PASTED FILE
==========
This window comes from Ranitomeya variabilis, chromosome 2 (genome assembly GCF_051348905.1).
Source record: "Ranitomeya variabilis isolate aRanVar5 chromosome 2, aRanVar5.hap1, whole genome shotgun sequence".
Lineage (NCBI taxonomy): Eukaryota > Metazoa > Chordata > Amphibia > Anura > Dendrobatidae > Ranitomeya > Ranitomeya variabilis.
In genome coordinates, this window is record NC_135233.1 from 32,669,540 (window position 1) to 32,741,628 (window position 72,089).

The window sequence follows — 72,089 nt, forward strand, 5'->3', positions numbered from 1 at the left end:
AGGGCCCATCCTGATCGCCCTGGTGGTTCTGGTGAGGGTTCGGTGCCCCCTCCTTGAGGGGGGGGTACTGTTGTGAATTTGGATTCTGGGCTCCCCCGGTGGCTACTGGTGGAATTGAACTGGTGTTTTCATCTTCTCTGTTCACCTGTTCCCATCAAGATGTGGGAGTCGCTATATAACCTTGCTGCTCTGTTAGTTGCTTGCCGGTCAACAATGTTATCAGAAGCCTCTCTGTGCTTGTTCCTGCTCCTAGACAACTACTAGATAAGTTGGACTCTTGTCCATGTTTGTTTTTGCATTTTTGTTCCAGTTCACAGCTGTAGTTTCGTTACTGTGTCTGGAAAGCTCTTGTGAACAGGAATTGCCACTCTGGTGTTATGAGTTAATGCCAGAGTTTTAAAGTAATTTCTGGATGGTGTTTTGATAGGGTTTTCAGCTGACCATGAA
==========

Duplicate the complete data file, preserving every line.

This window comes from Ranitomeya variabilis, chromosome 2 (genome assembly GCF_051348905.1).
Source record: "Ranitomeya variabilis isolate aRanVar5 chromosome 2, aRanVar5.hap1, whole genome shotgun sequence".
Lineage (NCBI taxonomy): Eukaryota > Metazoa > Chordata > Amphibia > Anura > Dendrobatidae > Ranitomeya > Ranitomeya variabilis.
In genome coordinates, this window is record NC_135233.1 from 32,669,540 (window position 1) to 32,741,628 (window position 72,089).

The window sequence follows — 72,089 nt, forward strand, 5'->3', positions numbered from 1 at the left end:
AGGGCCCATCCTGATCGCCCTGGTGGTTCTGGTGAGGGTTCGGTGCCCCCTCCTTGAGGGGGGGGTACTGTTGTGAATTTGGATTCTGGGCTCCCCCGGTGGCTACTGGTGGAATTGAACTGGTGTTTTCATCTTCTCTGTTCACCTGTTCCCATCAAGATGTGGGAGTCGCTATATAACCTTGCTGCTCTGTTAGTTGCTTGCCGGTCAACAATGTTATCAGAAGCCTCTCTGTGCTTGTTCCTGCTCCTAGACAACTACTAGATAAGTTGGACTCTTGTCCATGTTTGTTTTTGCATTTTTGTTCCAGTTCACAGCTGTAGTTTCGTTACTGTGTCTGGAAAGCTCTTGTGAACAGGAATTGCCACTCTGGTGTTATGAGTTAATGCCAGAGTTTTAAAGTAATTTCTGGATGGTGTTTTGATAGGGTTTTCAGCTGACCATGAA